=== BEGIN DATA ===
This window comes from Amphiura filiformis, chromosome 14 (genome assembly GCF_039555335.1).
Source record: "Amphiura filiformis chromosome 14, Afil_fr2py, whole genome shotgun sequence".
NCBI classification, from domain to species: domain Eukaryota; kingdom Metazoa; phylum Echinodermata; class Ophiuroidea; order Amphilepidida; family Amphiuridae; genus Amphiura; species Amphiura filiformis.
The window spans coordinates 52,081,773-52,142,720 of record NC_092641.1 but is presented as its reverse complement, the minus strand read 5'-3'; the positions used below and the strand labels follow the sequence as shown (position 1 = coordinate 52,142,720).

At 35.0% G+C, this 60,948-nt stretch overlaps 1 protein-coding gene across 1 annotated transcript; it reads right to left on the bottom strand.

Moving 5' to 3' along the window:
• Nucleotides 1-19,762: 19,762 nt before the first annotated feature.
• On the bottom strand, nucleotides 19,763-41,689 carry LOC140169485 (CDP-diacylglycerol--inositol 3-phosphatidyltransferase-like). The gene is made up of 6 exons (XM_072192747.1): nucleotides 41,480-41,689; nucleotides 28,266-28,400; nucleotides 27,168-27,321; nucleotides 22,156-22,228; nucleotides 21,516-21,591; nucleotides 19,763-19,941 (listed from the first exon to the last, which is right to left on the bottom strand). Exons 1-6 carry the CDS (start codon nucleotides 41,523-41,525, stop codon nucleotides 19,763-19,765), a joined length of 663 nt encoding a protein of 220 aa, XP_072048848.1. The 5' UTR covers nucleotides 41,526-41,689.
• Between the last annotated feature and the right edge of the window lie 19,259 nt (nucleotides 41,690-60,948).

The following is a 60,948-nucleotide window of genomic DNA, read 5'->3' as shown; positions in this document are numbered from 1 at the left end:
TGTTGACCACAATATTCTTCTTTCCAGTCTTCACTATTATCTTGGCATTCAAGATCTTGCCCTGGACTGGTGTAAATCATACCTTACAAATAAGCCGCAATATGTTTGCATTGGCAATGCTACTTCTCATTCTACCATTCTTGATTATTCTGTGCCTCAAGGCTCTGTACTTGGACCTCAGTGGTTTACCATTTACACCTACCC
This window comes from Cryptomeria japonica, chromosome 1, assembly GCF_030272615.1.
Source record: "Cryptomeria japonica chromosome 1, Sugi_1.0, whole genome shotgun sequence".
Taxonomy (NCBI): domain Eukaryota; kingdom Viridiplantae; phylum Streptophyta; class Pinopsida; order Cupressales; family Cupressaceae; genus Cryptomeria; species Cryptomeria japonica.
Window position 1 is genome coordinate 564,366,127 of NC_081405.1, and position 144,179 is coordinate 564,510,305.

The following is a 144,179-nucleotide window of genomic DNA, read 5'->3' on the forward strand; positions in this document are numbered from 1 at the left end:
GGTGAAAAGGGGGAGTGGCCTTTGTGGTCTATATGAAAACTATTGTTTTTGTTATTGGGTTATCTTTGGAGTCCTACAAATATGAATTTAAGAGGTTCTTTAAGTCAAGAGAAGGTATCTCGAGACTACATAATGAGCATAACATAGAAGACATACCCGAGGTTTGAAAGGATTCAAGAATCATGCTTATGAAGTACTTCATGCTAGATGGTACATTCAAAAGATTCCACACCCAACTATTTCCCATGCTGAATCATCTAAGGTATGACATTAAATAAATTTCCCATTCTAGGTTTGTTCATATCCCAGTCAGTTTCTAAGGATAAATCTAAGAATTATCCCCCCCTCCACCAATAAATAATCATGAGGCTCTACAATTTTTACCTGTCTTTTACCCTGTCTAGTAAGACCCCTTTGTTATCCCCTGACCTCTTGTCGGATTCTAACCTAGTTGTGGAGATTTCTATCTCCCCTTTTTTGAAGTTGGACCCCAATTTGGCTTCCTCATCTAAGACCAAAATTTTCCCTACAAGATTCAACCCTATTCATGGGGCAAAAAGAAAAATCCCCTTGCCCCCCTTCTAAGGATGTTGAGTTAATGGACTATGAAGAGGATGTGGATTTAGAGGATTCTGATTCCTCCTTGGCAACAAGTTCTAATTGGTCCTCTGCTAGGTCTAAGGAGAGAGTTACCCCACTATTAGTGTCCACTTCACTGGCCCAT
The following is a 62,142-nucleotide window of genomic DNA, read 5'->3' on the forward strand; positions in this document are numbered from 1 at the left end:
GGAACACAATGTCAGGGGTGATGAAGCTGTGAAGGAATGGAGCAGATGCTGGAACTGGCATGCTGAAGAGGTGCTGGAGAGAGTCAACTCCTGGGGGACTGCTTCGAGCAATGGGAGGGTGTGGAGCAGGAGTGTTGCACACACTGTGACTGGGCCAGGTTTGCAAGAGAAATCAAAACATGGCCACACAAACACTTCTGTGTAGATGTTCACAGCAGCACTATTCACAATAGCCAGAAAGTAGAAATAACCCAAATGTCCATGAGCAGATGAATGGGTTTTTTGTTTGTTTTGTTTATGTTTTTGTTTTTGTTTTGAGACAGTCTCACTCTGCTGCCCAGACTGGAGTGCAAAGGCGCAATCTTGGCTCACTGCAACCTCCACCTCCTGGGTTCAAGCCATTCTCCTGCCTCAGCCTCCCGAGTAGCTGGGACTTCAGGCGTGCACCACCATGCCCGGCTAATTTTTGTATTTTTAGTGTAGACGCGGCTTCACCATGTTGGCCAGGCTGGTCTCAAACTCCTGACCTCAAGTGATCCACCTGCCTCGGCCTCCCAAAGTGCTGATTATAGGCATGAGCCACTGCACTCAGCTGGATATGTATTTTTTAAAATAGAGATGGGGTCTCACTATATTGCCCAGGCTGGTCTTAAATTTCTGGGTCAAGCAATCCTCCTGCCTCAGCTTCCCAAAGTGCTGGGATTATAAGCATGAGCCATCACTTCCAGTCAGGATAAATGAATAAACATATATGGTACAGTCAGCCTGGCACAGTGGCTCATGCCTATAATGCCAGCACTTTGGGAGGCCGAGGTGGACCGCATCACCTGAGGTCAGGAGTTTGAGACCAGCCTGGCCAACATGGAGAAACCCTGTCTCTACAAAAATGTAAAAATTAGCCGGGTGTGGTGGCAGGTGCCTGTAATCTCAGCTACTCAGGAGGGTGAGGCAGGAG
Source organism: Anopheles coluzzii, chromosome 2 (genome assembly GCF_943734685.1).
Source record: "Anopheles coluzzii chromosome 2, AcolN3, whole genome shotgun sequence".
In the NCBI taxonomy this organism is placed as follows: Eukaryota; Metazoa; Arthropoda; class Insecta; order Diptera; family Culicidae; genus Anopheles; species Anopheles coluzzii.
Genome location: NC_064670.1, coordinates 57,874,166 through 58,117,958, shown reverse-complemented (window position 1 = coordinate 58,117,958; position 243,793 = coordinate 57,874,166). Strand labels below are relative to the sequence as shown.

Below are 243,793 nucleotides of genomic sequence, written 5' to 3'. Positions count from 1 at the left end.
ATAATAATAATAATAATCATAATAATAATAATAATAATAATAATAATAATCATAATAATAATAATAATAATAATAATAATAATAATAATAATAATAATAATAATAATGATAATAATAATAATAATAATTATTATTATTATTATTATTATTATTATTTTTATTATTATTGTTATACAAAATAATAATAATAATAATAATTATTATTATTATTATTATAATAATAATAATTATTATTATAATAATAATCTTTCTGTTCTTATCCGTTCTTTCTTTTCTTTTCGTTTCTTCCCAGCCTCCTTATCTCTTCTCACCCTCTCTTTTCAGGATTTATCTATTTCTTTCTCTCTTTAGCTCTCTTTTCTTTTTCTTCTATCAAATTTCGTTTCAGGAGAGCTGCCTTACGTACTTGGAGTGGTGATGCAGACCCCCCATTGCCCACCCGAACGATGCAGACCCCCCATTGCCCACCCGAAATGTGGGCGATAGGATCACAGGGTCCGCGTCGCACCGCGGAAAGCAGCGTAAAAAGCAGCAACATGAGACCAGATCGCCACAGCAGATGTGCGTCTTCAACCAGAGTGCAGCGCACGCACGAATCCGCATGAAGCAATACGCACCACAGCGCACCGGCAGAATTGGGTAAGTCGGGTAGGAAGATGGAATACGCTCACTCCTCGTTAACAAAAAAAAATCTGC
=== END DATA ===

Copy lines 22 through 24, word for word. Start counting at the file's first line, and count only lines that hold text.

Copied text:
In the NCBI taxonomy this organism is placed as follows: Eukaryota; Metazoa; Arthropoda; class Insecta; order Diptera; family Culicidae; genus Anopheles; species Anopheles coluzzii.
Genome location: NC_064670.1, coordinates 57,874,166 through 58,117,958, shown reverse-complemented (window position 1 = coordinate 58,117,958; position 243,793 = coordinate 57,874,166). Strand labels below are relative to the sequence as shown.

Below are 243,793 nucleotides of genomic sequence, written 5' to 3'. Positions count from 1 at the left end.